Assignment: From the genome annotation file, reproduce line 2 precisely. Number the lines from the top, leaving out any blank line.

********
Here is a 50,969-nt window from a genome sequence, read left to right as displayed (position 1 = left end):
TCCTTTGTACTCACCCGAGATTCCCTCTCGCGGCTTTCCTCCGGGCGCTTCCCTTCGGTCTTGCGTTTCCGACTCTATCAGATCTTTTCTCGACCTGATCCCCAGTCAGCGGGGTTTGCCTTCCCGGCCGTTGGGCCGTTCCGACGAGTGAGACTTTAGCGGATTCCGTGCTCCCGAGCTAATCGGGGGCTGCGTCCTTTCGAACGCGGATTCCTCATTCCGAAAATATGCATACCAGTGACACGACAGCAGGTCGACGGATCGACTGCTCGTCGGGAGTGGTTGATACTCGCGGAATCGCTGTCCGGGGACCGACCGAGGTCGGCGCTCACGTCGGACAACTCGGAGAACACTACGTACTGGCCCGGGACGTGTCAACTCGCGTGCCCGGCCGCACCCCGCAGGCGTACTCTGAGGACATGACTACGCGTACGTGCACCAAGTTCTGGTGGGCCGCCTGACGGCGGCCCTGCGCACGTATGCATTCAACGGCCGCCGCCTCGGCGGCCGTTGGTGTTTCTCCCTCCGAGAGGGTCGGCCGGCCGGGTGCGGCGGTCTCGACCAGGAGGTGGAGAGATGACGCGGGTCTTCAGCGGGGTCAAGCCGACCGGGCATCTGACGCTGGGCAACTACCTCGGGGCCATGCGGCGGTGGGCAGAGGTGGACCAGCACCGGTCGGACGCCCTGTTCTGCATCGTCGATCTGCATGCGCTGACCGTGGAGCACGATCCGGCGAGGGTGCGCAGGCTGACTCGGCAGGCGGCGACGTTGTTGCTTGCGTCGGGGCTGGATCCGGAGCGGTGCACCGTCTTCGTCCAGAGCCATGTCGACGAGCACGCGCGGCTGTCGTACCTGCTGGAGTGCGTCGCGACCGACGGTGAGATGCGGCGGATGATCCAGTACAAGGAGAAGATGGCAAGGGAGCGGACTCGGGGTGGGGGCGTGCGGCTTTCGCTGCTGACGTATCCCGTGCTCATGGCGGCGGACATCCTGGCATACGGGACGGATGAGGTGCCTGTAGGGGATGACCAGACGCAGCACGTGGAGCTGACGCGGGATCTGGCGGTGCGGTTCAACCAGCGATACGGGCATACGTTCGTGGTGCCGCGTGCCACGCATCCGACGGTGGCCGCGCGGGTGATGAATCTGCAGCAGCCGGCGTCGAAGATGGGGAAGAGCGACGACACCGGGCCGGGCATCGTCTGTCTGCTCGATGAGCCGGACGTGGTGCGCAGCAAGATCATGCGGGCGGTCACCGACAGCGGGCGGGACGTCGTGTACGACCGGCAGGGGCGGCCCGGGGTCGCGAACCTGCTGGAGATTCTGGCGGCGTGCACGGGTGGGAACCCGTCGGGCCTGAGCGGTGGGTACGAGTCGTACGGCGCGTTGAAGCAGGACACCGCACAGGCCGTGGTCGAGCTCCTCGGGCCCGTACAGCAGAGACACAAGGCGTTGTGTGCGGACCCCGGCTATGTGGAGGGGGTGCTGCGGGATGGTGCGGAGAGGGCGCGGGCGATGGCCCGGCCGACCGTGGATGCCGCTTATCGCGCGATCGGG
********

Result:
TCCTTTGTACTCACCCGAGATTCCCTCTCGCGGCTTTCCTCCGGGCGCTTCCCTTCGGTCTTGCGTTTCCGACTCTATCAGATCTTTTCTCGACCTGATCCCCAGTCAGCGGGGTTTGCCTTCCCGGCCGTTGGGCCGTTCCGACGAGTGAGACTTTAGCGGATTCCGTGCTCCCGAGCTAATCGGGGGCTGCGTCCTTTCGAACGCGGATTCCTCATTCCGAAAATATGCATACCAGTGACACGACAGCAGGTCGACGGATCGACTGCTCGTCGGGAGTGGTTGATACTCGCGGAATCGCTGTCCGGGGACCGACCGAGGTCGGCGCTCACGTCGGACAACTCGGAGAACACTACGTACTGGCCCGGGACGTGTCAACTCGCGTGCCCGGCCGCACCCCGCAGGCGTACTCTGAGGACATGACTACGCGTACGTGCACCAAGTTCTGGTGGGCCGCCTGACGGCGGCCCTGCGCACGTATGCATTCAACGGCCGCCGCCTCGGCGGCCGTTGGTGTTTCTCCCTCCGAGAGGGTCGGCCGGCCGGGTGCGGCGGTCTCGACCAGGAGGTGGAGAGATGACGCGGGTCTTCAGCGGGGTCAAGCCGACCGGGCATCTGACGCTGGGCAACTACCTCGGGGCCATGCGGCGGTGGGCAGAGGTGGACCAGCACCGGTCGGACGCCCTGTTCTGCATCGTCGATCTGCATGCGCTGACCGTGGAGCACGATCCGGCGAGGGTGCGCAGGCTGACTCGGCAGGCGGCGACGTTGTTGCTTGCGTCGGGGCTGGATCCGGAGCGGTGCACCGTCTTCGTCCAGAGCCATGTCGACGAGCACGCGCGGCTGTCGTACCTGCTGGAGTGCGTCGCGACCGACGGTGAGATGCGGCGGATGATCCAGTACAAGGAGAAGATGGCAAGGGAGCGGACTCGGGGTGGGGGCGTGCGGCTTTCGCTGCTGACGTATCCCGTGCTCATGGCGGCGGACATCCTGGCATACGGGACGGATGAGGTGCCTGTAGGGGATGACCAGACGCAGCACGTGGAGCTGACGCGGGATCTGGCGGTGCGGTTCAACCAGCGATACGGGCATACGTTCGTGGTGCCGCGTGCCACGCATCCGACGGTGGCCGCGCGGGTGATGAATCTGCAGCAGCCGGCGTCGAAGATGGGGAAGAGCGACGACACCGGGCCGGGCATCGTCTGTCTGCTCGATGAGCCGGACGTGGTGCGCAGCAAGATCATGCGGGCGGTCACCGACAGCGGGCGGGACGTCGTGTACGACCGGCAGGGGCGGCCCGGGGTCGCGAACCTGCTGGAGATTCTGGCGGCGTGCACGGGTGGGAACCCGTCGGGCCTGAGCGGTGGGTACGAGTCGTACGGCGCGTTGAAGCAGGACACCGCACAGGCCGTGGTCGAGCTCCTCGGGCCCGTACAGCAGAGACACAAGGCGTTGTGTGCGGACCCCGGCTATGTGGAGGGGGTGCTGCGGGATGGTGCGGAGAGGGCGCGGGCGATGGCCCGGCCGACCGTGGATGCCGCTTATCGCGCGATCGGG